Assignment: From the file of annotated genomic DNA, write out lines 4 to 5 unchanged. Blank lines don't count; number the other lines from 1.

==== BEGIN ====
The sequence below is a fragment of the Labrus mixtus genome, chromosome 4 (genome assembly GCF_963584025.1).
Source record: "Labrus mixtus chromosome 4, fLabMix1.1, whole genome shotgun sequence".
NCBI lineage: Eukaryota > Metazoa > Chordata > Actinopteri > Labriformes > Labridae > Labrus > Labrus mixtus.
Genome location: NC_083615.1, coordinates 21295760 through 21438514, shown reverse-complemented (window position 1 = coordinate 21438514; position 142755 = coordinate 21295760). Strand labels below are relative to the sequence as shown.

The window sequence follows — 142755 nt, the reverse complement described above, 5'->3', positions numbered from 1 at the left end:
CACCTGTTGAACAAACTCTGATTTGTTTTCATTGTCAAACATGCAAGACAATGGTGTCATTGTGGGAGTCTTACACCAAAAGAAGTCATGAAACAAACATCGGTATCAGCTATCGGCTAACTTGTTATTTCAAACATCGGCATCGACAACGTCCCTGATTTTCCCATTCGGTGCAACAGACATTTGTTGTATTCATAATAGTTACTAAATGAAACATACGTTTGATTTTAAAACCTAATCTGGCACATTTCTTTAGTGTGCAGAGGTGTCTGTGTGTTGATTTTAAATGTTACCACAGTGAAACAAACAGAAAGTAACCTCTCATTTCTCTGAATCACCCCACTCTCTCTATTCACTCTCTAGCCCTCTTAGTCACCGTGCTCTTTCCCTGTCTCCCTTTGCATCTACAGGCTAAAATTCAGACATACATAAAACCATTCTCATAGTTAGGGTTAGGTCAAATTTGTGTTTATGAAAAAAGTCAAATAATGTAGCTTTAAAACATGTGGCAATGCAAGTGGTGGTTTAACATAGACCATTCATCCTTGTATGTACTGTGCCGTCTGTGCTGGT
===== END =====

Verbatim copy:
Genome location: NC_083615.1, coordinates 21295760 through 21438514, shown reverse-complemented (window position 1 = coordinate 21438514; position 142755 = coordinate 21295760). Strand labels below are relative to the sequence as shown.

The window sequence follows — 142755 nt, the reverse complement described above, 5'->3', positions numbered from 1 at the left end: